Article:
I own four five-gallon glass carboys. When any of those carboys are empty it feels like a waste. Those carboys are taking up space in my basement when they could be aging some perfectly good beer!
With most of the standard strength ales I brew these days I don't bother racking to a secondary. Living in New England my basement is at a fairly steady 50 degrees during the winter. I can take advantage of the temperature to brew a lager and use one of my carboys for lagering. I can also use my carboys for aging sour beers or ciders. My favorite thing to use them for is to age high-alcohol beers. Long conditioning time in a secondary fermenter gives the complex flavors time to meld, and the alcohol time to mellow.
A year ago I brewed an imperial stout with my colleague Sven from Muntons. I took a recipe from a Gordon Strong book and adjusted the recipe to use ten different Muntons malts as a way to give Sven hand-on experience with as many of our malts as possible.
I was legitimately blown away with how great that beer came out. When I racked the beer after a week to a secondary it was delicious even then. I entered that beer into the National Homebrew Competition (NHC) where in the first round in Boston it won second in it's flight to advance to the final round.
While the beer didn't medal at the final round, and I didn't get my picture in Zymurgy, I did receive some solid feedback. I took that to heart while deciding how I wanted to tweak my recipe. At both rounds the judges thought the beer was maybe a little too roasty. At the first round in Boston the judges thought it was maybe a little too hoppy for a higher score. When the same batch was judged three months later, the hop flavor had subsided, but the judges still wanted more sweetness. With that in mind, here is the recipe I settled on:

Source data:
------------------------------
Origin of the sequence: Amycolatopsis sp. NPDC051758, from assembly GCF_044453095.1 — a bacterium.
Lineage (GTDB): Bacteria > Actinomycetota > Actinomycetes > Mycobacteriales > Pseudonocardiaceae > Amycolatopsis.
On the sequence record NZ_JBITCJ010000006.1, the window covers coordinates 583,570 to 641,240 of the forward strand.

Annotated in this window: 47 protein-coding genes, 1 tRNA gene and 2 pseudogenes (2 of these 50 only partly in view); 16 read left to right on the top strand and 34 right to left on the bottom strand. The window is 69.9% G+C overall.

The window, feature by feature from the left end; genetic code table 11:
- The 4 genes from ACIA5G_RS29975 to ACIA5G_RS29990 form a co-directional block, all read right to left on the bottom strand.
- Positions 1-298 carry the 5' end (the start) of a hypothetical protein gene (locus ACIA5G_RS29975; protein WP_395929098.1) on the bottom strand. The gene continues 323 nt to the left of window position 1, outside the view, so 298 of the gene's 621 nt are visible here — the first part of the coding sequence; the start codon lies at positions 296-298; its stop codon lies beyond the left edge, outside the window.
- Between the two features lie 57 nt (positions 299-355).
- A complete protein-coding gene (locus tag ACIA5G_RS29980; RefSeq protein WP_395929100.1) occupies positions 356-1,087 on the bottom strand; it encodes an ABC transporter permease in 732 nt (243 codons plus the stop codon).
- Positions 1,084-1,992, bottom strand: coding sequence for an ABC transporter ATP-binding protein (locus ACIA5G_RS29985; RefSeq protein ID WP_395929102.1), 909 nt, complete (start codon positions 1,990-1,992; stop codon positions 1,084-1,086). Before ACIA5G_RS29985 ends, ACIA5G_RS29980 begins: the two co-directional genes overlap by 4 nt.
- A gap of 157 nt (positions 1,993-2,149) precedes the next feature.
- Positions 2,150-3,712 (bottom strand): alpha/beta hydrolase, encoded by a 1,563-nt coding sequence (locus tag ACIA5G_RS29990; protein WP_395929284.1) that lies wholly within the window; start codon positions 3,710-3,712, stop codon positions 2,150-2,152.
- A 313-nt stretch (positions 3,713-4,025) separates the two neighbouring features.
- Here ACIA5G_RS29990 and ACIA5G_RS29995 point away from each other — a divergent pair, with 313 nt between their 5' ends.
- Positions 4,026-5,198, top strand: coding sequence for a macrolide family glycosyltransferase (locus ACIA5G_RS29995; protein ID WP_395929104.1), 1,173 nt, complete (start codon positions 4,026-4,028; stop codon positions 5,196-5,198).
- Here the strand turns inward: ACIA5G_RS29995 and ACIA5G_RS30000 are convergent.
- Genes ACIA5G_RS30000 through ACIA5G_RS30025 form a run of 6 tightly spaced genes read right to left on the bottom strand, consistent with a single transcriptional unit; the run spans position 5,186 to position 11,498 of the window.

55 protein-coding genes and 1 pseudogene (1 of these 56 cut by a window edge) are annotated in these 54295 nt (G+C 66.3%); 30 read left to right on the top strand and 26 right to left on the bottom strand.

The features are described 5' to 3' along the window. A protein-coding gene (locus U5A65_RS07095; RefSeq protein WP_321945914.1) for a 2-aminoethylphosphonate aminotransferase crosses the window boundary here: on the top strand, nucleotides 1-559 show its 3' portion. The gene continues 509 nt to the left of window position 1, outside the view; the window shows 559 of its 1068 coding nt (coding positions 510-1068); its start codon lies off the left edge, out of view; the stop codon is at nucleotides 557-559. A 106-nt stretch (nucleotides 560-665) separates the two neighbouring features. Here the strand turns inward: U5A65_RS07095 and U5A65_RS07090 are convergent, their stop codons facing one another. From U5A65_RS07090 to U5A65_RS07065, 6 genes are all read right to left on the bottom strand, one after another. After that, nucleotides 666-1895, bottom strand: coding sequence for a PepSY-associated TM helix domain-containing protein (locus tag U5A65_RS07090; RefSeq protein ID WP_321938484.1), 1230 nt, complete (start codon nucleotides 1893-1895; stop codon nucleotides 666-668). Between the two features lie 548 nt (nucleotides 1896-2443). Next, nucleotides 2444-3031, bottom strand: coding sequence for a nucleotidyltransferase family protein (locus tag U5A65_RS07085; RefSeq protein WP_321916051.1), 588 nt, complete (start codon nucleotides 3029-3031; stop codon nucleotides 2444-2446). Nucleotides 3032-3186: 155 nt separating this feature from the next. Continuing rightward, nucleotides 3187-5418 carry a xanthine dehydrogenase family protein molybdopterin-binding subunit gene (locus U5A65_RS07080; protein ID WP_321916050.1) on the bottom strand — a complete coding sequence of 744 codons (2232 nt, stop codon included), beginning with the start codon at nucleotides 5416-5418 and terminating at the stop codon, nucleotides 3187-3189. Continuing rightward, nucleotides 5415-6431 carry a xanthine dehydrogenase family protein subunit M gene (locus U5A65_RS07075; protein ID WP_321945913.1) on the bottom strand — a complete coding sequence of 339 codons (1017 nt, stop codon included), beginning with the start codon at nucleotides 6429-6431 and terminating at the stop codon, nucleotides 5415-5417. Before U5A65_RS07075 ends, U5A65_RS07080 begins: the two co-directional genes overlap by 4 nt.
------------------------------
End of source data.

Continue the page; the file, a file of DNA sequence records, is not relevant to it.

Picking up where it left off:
Boil Size: 10.13 gal Post Boil Volume: 5.63 gal Batch Size (fermenter): 5.25 gal Bottling Volume: 5.00 gal Estimated OG: 1.110 SG Estimated Color: 77.6 SRM Estimated IBU: 78.4 IBUs Brewhouse Efficiency: 70.00 % Est Mash Efficiency: 72.0 % Boil Time: 180 Minutes
14 lbs Maris Otter Pale Malt (Muntons) (2.6 SRM) Grain 60.9 % 3 lbs Munich Malt (Muntons) (8.1 SRM) Grain 13.0 % 2 lbs Wheat Malt (Muntons) (2.5 SRM) Grain 8.7 % 1 lbs Chocolate Malt (Muntons) (520.3 SRM) Grain 4.3 % 1 lbs Crystal 150 (60L) (Muntons) (76.1 SRM) Grain 4.3 % 1 lbs Roasted Barley (Muntons) (634.5 SRM) Grain 4.3 % 8.0 oz Black Malt (Muntons) (634.5 SRM) Grain 2.2 % 8.0 oz Crystal 400 (150L) (Muntons) (203.0 SRM) Grain 2.2 % 1.00 oz Nugget [13.50 %] - Boil 60.0 min Hop 43.9 IBUs 1.00 oz Northern Brewer [8.10 %] - Boil 30.0 min Hop 20.2 IBUs 0.25 tsp Irish Moss (Boil 15.0 mins) Fining - 1.00 oz Fuggle [4.90 %] - Boil 15.0 min Hop 7.9 IBUs 1.00 oz Phoenix [9.80 %] - Boil 5.0 min Hop 6.3 IBUs 1.0 pkg Irish Ale Yeast Yeast -
Mash Schedule: Single Infusion, Full Body, No Mash Out Total Grain Weight: 23 lbs ---------------------------- Name Description Step Temperat Step Time Mash In Add 7.39 gal of water at 167.9 F 156.0 F 90 min Sparge: Fly sparge with 5.60 gal water at 168.0 F